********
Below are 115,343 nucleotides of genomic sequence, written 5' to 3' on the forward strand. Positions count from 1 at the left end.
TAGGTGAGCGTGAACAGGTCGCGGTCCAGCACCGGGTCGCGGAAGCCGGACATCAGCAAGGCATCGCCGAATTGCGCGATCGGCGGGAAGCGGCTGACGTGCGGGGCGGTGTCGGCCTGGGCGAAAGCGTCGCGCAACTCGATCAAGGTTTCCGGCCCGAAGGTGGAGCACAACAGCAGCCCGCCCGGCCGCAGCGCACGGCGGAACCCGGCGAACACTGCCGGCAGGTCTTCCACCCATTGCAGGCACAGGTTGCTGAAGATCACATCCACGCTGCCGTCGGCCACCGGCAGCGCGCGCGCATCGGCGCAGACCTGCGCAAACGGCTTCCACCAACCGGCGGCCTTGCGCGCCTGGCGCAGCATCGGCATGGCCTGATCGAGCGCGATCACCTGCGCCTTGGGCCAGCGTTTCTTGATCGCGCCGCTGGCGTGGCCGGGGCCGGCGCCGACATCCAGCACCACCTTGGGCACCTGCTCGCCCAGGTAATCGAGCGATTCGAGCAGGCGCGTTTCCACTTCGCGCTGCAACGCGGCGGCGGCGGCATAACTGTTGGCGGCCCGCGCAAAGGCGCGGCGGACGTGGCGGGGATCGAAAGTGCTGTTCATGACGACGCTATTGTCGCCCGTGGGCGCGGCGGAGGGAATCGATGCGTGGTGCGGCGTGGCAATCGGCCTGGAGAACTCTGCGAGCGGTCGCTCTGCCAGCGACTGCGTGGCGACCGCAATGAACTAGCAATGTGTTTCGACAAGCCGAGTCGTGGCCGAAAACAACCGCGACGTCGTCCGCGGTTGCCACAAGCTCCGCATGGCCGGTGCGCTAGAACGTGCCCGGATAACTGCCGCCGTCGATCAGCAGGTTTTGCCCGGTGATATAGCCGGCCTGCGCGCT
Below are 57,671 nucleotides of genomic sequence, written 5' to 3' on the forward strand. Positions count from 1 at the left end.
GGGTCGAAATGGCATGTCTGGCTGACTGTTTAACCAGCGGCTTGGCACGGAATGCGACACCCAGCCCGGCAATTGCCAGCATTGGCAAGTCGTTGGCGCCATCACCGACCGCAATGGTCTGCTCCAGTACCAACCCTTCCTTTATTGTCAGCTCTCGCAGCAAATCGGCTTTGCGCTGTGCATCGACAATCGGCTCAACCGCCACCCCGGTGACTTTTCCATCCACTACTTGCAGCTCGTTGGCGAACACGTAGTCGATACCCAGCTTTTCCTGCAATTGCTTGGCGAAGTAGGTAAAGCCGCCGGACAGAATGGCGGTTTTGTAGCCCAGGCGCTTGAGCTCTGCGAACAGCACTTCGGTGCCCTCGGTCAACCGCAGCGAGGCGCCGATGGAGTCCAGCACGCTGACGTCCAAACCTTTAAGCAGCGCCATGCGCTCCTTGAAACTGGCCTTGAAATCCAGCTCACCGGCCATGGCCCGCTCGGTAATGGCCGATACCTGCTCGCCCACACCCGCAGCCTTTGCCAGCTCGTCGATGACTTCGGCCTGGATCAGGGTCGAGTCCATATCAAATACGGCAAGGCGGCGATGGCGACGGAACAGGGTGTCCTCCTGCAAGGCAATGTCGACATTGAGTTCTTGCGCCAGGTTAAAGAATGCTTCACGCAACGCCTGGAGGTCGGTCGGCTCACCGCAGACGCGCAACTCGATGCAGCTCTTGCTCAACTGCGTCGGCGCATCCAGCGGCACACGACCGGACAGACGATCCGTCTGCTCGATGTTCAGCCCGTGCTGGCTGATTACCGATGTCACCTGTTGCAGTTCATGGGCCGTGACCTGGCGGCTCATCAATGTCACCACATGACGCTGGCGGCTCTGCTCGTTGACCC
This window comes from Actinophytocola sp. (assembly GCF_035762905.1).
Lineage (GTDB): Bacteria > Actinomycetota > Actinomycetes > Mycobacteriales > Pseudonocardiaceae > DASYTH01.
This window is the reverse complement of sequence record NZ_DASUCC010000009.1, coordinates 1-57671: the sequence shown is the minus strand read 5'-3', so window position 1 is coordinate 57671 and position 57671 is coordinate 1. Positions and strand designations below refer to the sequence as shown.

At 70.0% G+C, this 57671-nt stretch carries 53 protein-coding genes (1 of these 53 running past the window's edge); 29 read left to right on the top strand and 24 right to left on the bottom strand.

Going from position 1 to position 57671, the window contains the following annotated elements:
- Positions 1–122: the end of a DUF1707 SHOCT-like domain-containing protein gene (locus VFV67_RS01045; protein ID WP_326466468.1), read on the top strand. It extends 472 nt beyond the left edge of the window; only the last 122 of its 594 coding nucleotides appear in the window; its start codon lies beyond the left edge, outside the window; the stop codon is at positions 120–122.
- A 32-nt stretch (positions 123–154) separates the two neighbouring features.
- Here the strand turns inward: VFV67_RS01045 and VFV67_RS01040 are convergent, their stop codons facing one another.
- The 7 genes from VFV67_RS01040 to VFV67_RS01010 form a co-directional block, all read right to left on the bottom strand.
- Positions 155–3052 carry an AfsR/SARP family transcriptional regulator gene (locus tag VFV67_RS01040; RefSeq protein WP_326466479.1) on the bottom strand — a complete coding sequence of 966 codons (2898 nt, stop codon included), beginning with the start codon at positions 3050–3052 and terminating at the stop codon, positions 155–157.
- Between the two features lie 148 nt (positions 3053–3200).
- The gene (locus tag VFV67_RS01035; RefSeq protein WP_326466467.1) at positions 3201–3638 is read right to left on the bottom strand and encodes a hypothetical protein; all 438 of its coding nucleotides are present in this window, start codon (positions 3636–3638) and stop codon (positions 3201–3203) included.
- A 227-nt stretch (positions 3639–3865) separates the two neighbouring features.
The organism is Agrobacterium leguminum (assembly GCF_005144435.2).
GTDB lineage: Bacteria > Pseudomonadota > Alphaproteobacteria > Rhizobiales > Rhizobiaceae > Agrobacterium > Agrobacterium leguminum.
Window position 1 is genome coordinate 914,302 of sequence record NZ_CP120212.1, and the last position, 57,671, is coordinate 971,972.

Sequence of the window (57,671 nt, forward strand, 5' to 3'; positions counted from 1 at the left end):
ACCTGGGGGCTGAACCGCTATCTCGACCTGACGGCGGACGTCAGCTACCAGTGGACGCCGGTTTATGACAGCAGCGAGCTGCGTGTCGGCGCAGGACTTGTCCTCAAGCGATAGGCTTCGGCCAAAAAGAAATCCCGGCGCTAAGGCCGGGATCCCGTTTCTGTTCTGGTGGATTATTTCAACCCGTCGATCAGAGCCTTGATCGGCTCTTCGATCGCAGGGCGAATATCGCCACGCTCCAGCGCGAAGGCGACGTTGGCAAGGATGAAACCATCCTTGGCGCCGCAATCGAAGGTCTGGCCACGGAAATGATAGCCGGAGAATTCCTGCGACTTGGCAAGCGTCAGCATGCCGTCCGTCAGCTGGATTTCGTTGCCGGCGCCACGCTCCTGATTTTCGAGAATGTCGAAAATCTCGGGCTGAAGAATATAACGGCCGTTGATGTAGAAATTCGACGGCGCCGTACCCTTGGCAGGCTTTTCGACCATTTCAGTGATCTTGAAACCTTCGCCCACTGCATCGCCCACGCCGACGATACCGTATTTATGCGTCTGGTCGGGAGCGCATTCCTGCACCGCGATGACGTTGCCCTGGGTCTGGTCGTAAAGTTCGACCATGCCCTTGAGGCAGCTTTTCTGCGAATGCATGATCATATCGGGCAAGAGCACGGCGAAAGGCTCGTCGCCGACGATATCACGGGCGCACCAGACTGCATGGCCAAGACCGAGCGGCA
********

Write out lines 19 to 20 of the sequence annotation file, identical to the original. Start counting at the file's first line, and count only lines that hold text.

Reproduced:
GTDB lineage: Bacteria > Pseudomonadota > Alphaproteobacteria > Rhizobiales > Rhizobiaceae > Agrobacterium > Agrobacterium leguminum.
Window position 1 is genome coordinate 914,302 of sequence record NZ_CP120212.1, and the last position, 57,671, is coordinate 971,972.